Major bridge works set to begin at Thornliebank Road

Major works on Thornliebank Road bridge will begin early next month as part of a project to electrify the East Kilbride to Glasgow railway corridor.

The bridge, which crosses the railway near Thornliebank station, is being demolished and reconstructed over a 14-month period, from Tuesday 2 April until June 2025.

During this time, vehicles are being diverted via Thornliebank Road, Rouken Glen Road, Fenwick Road, Kilmarnock Road and Nether Auldhouse Road (and vice versa).

First Bus is operating a diversion for the 57 and 57A services throughout the works, with full details available at

This £5.5m programme of work is being delivered by Network Rail and its contractor Story and is part of a wider £140m investment in the East Kilbride Enhancement project.

Engineers will create the required clearance height to allow the new overhead line equipment to run underneath the bridge so electric trains can run on the line, as well as installing a new and improved road surface.

Over the coming months until September, the first phase involves diverting a number of service utilities from the existing structure onto a temporary footbridge that is being installed towards the end of April.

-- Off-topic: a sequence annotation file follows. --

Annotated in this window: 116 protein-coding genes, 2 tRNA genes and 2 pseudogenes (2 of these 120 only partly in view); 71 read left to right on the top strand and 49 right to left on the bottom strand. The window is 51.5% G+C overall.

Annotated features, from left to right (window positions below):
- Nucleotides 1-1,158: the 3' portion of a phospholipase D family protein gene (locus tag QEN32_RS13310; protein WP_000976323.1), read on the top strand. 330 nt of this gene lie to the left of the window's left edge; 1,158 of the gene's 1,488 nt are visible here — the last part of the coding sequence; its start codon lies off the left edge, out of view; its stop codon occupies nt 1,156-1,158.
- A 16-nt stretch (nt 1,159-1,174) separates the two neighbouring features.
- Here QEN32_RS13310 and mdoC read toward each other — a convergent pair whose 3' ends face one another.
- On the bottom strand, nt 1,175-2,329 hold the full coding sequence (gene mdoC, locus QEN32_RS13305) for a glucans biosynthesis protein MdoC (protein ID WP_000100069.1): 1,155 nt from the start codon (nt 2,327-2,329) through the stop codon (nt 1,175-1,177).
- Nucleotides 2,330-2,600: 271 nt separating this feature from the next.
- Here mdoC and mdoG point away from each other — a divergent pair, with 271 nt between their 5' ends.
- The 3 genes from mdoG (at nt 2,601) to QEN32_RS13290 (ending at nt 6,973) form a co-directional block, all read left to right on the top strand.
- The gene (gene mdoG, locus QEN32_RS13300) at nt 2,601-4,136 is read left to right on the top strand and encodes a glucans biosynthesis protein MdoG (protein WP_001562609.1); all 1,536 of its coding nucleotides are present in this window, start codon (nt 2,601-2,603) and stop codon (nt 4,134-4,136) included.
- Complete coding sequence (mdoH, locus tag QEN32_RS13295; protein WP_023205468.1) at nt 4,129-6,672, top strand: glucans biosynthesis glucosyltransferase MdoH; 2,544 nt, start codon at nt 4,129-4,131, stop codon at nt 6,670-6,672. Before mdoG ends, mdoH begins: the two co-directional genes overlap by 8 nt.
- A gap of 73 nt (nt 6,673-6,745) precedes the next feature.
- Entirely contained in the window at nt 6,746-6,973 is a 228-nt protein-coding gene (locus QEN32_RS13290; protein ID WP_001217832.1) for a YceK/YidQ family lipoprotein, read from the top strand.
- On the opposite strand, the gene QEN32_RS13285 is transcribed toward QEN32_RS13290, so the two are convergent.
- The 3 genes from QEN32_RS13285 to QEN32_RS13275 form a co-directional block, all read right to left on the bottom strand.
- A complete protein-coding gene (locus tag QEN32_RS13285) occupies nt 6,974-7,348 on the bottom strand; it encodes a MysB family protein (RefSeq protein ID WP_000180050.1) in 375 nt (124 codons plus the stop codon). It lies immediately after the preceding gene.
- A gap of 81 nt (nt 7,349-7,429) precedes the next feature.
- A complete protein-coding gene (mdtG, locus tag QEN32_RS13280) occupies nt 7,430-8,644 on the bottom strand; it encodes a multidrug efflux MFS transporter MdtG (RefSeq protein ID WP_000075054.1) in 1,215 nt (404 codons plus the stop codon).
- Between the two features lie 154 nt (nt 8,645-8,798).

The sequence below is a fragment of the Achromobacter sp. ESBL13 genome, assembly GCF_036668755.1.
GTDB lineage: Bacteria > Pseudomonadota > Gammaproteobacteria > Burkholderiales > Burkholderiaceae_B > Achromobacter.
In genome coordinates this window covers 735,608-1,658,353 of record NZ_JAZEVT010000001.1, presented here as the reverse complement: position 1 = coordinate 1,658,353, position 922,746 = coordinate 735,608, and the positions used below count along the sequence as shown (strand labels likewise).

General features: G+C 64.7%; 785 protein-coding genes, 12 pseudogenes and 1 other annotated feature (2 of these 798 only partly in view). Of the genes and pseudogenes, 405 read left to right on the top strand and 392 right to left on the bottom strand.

Following completion of the utilities diversion, the road bridge will be demolished, from 27 to 30 September, and then the reconstruction work will begin.

Pedestrian and cyclist access will be maintained, and train services at the station will operate as normal – with the exception being the weekend of the bridge demolition.

Simon Humble, project manager, Network Rail, said: “Thornliebank Road bridge represents the largest civils structure on the East Kilbride Enhancement project and is a significant undertaking.

“Although the first phase is a labour intensive period of diverting a number of utilities from the bridge, including fibre optic, water and gas, it allows a substantial part of the work to be delivered during the day.

“When we start the construction phase later this year, this involves more complex engineering – some of which can only be done overnight when no trains are running, and we will update the community in advance of this.

“While we do appreciate the inconvenience of having to close the bridge, it is the only way we can deliver this part of the project and we would encourage everyone to add in some extra travel time.”

Shops and businesses on Thornliebank Main Street and in the surrounding area are open as usual during the works.

The new bridge has been designed in collaboration with East Renfrewshire Council’s active travel team to include enough space for a segregated cycle lane to be introduced in the future.